Saturday, 7 January 2017

LMC: The Tarantula Nebula and its clusters

A first 'shot' at this most complex of all nebulae: it showed wonderful detail despite 8 day Moon. The Lucke-Hodge Catalogue numbers are used for two of its clusters _ and the NGC has three numbers for the major nebulae components. When a darker night offers, I hope to develop the fainter detail of the vast extensions. The bright star in LH100 is 30 Dor. The 'little' cluster TM5 is 'anonymous': I guess not catalogued. Who is TM? The brighter bits drawn here are about 800ly across. Fainter outliers extend the whole to almost 2000ly diameter. Hubble views 30Dor and environs! -

Sunday, 13 November 2016

LMC nebula N11: Mega-bubble!

 NGC1760 to 1769 is a grouping sited NW of the LMC’s densest parts at 4h57m, -66°32’. Bino’s showed a featureless round glow at the site – but the 10in ‘scope told another story! N11dissected. The biggest single unit of N11 is N11B on the west side (Fig). It is a bean-shaped bright nebula ‘excited’ by some twenty O-type stars in chains, at least 10 are sketched. The stars of N11B are stellar assembly LH10.  N11C, the second brightest part of the complex, is round with a dark notch or two on its east side. I saw only two stars in this part, but research shows at least 10 O-types here. To the SW is N11E with two or more O stars: ‘deep’ images show six. To the northeast N11F completes the circle – a faint nebula with still more O-stars. The whole thing is 1100ly across, about 14 times the size of M42!

Friday, 21 October 2016

Thanks Karen!


Thanks for the great talk Karen! Shoalhaven Astronomers were treated to a feast of solar animations on 21st Oct 2016. The challenges in getting time-lapse of solar transients can be daunting: but Karen succeeded. We watched hard-to-see events unfold in amazement, as 'roos grazed the lawns outside. The low density solar chromosphere is dominated by magnetic fields: matter flows sedately - then abruptly plunges to the surface or 'pops' into space without warning. Incredible physics! A great night.

Sunday, 16 October 2016

NGC1532 'Woomera'

Most galaxies are ‘poker-faced’ – giving little away: featureless ovals with faint nuclei; but some offer a glimpse of a more dramatic existence –when galaxies collide.  One such is N1532 (Dunlop 600) in the constellation of Eridanus, the River.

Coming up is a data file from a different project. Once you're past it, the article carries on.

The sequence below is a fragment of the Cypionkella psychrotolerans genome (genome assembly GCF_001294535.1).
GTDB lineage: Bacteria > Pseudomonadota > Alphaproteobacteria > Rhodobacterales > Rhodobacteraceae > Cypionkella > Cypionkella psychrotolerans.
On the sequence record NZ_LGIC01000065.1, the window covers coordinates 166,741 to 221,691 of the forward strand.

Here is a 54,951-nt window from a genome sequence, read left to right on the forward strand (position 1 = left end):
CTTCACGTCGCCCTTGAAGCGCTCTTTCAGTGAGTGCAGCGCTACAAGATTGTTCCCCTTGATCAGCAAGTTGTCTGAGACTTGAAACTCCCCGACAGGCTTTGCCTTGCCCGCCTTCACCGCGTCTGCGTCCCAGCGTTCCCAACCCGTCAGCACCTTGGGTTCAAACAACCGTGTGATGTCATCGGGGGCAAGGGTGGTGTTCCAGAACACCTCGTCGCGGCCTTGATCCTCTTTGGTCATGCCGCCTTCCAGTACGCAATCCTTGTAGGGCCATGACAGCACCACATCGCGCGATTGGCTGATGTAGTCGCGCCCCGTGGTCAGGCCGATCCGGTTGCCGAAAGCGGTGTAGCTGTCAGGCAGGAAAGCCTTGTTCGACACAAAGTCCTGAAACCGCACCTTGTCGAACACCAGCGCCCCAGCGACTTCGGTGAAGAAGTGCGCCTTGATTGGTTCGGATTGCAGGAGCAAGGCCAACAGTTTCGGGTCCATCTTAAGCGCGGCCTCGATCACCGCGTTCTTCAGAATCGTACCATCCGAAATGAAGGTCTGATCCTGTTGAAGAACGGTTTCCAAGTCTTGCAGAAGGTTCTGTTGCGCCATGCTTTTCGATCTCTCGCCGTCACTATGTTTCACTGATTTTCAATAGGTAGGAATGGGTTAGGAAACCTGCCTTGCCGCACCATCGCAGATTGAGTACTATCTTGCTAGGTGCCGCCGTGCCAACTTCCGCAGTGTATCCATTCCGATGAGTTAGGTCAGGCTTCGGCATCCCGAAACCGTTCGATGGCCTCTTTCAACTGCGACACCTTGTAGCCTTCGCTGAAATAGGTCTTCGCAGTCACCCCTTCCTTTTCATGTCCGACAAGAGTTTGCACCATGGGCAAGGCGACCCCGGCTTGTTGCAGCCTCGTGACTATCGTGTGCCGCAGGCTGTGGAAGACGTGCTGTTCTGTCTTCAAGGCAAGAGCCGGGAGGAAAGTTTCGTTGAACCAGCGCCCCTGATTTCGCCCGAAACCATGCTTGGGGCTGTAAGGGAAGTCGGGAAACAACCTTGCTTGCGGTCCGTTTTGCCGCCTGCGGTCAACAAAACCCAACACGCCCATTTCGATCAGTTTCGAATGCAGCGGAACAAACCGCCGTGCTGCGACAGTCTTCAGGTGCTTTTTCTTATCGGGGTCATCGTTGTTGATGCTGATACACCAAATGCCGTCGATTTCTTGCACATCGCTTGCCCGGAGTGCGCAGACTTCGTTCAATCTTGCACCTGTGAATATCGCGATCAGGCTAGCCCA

On first impression this is a big edge-on spiral with, seemingly, two nuclei! Higher power shows a small bright elliptical ‘object’ almost in contact with the edge-on’s nucleus. Are these interacting galaxies? References suggest they are: although there is no extended disc to be seen around the small galaxy, NGC1531. The common name for this galaxy pair is ‘Woomera’, the long thin Aboriginal spear-thrower.
In fact, this object seems to still have the ‘spear’ attached! Repeat viewings showed a thin strand of galaxy ‘arm’- aimed at a nearby field star. The whole scene was much like a ‘Mimi’ art figure from Arnhem Land in Australia’s north (Fig). 

Saturday, 1 October 2016

Enigma: NGC55

This is a large member of the Sculptor Group of galaxies; but what are we seeing? Apparently, an edge-on view, but with the bright core to the W and only a fainter arm to the E? A Gendler image suggests the bright 'cigar' is the central core seen through an outer arm of blue stars. Several small 'knots' are likely OB clusters of activity. A possible stellar central nucleus is arrowed. Reference stars are noted in case we see a super nova! This galaxy is seen well in a 4in 'scope. Is NGC55 a barred spiral with only the E arm visible - the W one hidden from view?

Monday, 29 August 2016

N7009: 'planetary' puzzles

Puzzling things planetaries. They mainly emit H-alpha, OIII and H-beta light: i.e. they are almost pure LRGB sources. Here we contrast a superb HST(c) image with the same image made with zero RED and 50% GREEN. This 'recipe' approximates human visual sensitivity. The result is close to what we in fact see in a 10 inch 'scope. Why cant we see red H-alpha in deep-sky objects? Because our Sun emits little in that band and H-alpha is close to the limit of our sensitivity, while we see blue and green quite well. This is why many planetaries look nothing like their big-scope images. 
The central star (inset) was finally seen by 'blinking' with an orange (i.e. minus blue-green) filter, fully blocking the bright nebula but showing the 11.5 mag star.

Saturday, 30 July 2016

AR12565 and 67: Odd Couple

Two spot groups unusually close together. A fine prominence was seen at the limb on Jul22 with AR’s 12565 and 12567 still 20° from the limb. That prominence was likely the filament recorded 20°W of the groups during their disc transit. While very bright plage was seen sandwiched between the two dominant (p) spots and some arf – no flares were logged; flaring was then steady at GOES B2.

More M-flares! A gale cut short the Jul22/23 session, but M5 and M7 flares erupted just 2hrs and 5hrs later! The latter, a twin peaked event, hosted a rare spray of ejecta, apparently from AR12565(Fig SDO log). The spot duo had attained high activity levels while rounding the limb. A 3hr patrol on Jul23/24 with the duo on the W limb only showed plage, some surges, arf and fragments of a flare loop; but an M2 flare erupted just 4hr later at local sunset, again unseen! 
(Zirin, H "Astrophysics of the Sun" (1986) defines a spray as "the ejecta of flares...spray velocities can be huge, up ro 2000km/sec" . . " as from the muzzle of a gun" p270, 280 298 etc)